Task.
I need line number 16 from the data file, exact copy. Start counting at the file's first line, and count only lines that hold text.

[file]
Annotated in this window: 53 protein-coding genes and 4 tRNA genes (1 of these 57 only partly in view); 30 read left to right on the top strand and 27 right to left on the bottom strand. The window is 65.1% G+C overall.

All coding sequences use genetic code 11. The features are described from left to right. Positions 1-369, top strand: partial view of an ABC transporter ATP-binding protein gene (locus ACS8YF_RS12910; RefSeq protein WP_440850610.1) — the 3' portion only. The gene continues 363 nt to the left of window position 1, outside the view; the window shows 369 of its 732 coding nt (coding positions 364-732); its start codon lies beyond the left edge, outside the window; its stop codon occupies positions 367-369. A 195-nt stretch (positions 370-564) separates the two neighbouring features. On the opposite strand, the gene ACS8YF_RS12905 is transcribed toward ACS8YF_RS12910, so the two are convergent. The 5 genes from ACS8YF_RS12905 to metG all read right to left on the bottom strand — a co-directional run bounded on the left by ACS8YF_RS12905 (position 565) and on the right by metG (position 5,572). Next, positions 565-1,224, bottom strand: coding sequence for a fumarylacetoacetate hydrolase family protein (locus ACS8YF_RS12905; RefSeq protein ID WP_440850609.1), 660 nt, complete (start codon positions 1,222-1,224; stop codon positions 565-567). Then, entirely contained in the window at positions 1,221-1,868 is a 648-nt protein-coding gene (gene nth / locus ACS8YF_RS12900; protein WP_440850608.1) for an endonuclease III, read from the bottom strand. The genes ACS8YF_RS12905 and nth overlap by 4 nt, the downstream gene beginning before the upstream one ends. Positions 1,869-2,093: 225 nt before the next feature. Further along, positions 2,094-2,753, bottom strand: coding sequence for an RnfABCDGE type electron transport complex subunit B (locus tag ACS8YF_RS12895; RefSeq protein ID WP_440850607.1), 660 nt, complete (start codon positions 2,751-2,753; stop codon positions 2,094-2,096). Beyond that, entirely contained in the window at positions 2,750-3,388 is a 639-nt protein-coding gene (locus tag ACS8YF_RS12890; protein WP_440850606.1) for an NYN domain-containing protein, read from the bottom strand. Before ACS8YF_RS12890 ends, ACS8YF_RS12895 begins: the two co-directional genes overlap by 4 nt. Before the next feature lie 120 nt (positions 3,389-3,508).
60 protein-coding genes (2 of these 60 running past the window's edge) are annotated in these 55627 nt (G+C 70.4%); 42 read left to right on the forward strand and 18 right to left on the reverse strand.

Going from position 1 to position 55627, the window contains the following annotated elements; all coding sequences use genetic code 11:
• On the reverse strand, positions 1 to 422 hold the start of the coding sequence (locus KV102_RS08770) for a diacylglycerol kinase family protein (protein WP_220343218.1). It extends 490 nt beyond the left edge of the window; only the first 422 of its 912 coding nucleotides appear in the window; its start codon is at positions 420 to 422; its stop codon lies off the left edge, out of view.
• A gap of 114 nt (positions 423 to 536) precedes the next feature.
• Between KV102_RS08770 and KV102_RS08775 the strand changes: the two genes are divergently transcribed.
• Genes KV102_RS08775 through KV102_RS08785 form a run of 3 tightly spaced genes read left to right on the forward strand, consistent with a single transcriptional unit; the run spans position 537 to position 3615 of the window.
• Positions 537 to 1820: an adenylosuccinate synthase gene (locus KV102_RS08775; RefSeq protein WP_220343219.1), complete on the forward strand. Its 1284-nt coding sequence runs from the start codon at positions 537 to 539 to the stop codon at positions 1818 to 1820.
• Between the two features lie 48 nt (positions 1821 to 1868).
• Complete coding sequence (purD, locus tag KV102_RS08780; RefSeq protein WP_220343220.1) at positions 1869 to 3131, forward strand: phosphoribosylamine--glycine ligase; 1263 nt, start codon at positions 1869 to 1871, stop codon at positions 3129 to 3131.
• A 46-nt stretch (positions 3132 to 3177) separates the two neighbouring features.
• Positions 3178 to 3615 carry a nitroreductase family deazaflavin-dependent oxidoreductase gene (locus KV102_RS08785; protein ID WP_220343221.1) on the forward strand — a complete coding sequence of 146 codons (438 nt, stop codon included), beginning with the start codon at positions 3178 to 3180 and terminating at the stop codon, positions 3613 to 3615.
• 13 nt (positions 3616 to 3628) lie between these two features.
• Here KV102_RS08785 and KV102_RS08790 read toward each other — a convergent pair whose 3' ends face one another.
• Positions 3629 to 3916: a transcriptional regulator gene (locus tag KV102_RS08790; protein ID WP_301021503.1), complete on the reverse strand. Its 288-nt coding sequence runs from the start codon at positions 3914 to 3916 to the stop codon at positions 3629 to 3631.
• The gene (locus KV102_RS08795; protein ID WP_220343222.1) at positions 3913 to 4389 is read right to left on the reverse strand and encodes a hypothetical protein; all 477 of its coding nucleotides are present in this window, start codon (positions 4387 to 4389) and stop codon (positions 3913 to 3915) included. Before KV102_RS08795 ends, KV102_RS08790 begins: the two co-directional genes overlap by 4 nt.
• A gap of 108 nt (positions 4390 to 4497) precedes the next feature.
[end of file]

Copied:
• Positions 3629 to 3916: a transcriptional regulator gene (locus tag KV102_RS08790; protein ID WP_301021503.1), complete on the reverse strand. Its 288-nt coding sequence runs from the start codon at positions 3914 to 3916 to the stop codon at positions 3629 to 3631.